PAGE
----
In The Nation That Never Was, after telling us his version of a better story of America, Kermit Rosevelt writes:
We Americans are not perfect, either. Some of us are bad. Some are indifferent and unwilling to sacrifice for others. Some are easily distracted, misled, manipulated. We go forward and we go back. We elect Reagan, we elect Obama, we elect Trump. But what makes us American—our deepest ideal—is that we keep trying. America is born in an attempt to find a new and better way, to escape the stale and oppressive monarchies of Europe. We don’t get it right immediately. Yet we keep going. We’re looking for America, and we know that the America we’re looking for isn’t something that’s given to us by Founding Fathers. It’s something we make, something we find inside ourselves. The true America is not handed down from the past but created anew by each generation, created a little better, and what we can give the future is the opportunity to get just a little closer than we did ourselves. That’s the promise that makes us American. That’s the promise we have to keep. P. 205.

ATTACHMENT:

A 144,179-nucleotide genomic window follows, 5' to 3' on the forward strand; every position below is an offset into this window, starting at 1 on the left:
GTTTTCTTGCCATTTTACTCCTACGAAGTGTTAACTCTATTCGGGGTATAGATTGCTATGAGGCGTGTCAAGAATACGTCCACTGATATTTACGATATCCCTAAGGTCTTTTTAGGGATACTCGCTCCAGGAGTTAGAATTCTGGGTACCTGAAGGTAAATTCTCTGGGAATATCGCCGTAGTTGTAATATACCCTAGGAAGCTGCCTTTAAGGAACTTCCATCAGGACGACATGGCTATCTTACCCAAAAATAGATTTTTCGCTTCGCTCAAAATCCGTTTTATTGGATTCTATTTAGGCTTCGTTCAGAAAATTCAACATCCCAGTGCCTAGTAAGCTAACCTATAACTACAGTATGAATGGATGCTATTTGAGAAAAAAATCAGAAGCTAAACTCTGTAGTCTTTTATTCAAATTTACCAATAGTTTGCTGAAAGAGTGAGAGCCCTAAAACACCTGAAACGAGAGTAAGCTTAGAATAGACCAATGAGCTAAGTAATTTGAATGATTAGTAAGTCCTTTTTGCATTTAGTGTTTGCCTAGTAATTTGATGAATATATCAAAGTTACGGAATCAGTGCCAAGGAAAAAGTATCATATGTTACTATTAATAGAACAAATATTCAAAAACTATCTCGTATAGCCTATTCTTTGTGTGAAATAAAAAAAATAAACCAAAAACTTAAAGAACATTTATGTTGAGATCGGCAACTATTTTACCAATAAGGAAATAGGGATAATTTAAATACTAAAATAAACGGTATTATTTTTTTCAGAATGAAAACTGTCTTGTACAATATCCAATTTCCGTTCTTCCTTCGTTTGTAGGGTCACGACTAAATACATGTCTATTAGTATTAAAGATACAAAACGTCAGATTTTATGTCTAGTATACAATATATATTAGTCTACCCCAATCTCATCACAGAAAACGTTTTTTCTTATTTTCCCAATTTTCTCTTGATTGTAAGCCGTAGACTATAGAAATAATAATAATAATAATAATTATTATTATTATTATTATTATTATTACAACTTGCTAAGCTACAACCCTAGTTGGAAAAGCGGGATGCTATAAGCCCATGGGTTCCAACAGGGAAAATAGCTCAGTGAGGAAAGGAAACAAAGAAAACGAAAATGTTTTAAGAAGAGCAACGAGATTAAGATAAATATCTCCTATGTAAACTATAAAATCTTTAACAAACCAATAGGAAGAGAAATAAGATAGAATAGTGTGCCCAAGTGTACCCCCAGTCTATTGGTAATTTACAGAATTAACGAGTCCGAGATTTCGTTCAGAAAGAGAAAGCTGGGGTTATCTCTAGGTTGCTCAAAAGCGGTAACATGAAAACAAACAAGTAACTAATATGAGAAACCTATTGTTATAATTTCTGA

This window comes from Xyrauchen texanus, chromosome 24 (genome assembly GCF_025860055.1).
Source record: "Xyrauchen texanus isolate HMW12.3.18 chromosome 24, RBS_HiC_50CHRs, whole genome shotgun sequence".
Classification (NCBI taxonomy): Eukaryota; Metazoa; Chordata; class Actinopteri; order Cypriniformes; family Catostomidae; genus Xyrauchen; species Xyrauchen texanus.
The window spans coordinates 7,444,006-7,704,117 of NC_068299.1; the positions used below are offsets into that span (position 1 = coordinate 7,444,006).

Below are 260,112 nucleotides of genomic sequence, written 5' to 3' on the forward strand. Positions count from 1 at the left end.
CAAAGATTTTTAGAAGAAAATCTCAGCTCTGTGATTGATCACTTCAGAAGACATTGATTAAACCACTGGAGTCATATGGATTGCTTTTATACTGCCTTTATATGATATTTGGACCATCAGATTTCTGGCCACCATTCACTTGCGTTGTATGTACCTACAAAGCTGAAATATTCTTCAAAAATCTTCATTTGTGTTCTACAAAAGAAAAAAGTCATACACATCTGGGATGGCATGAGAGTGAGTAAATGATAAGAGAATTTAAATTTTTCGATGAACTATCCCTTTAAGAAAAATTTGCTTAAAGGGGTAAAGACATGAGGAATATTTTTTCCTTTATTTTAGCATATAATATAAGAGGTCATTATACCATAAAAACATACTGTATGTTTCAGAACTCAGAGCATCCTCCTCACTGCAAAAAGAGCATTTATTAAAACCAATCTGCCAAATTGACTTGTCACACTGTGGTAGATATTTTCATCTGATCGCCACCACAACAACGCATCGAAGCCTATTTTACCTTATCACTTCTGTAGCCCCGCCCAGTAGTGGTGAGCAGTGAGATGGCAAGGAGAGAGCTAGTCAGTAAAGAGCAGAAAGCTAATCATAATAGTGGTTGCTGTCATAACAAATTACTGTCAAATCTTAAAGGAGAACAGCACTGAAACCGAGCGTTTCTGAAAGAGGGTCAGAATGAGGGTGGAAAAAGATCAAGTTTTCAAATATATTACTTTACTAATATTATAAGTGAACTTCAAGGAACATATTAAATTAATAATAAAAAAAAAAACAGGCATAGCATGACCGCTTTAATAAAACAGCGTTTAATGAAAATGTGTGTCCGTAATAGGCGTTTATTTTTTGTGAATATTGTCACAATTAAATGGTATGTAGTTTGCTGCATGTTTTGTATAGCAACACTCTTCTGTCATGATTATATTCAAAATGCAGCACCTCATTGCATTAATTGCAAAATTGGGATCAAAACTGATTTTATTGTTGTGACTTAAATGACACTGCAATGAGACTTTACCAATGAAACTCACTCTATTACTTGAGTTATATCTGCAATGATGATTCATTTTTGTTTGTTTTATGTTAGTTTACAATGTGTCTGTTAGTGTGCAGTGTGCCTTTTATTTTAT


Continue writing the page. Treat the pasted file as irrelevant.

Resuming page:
It’s not exactly a reason his better story is better, but Roosevelt thinks the better story supports his theory of democracy. Compare that passage with this from one of my favorite books, Philosophy and Social Hope, by Richard Rorty:
Pragmatists … do not believe that there is a way things really are. So they want to replace the appearance–reality distinction by that between descriptions of the world and of ourselves which are less useful and those which are more useful. When the question ‘useful for what?’ is pressed, they have nothing to say except ‘useful to create a better future’. When they are asked, ‘Better by what criterion?’, they have no detailed answer, any more than the first mammals could specify in what respects they were better than the dying dinosaurs. Pragmatists can only say something as vague as: Better in the sense of containing more of what we consider good and less of what we consider bad. When asked, ‘And what exactly do you consider good?’, pragmatists can only say, with Whitman, ‘variety and freedom’, or, with Dewey, ‘growth’. ‘Growth itself,’ Dewey said, ‘is the only moral end.’
They are limited to such fuzzy and unhelpful answers because what they hope is not that the future will conform to a plan, will fulfil an immanent teleology, but rather that the future will astonish and exhilarate.… Pp. 27-8, fn omitted.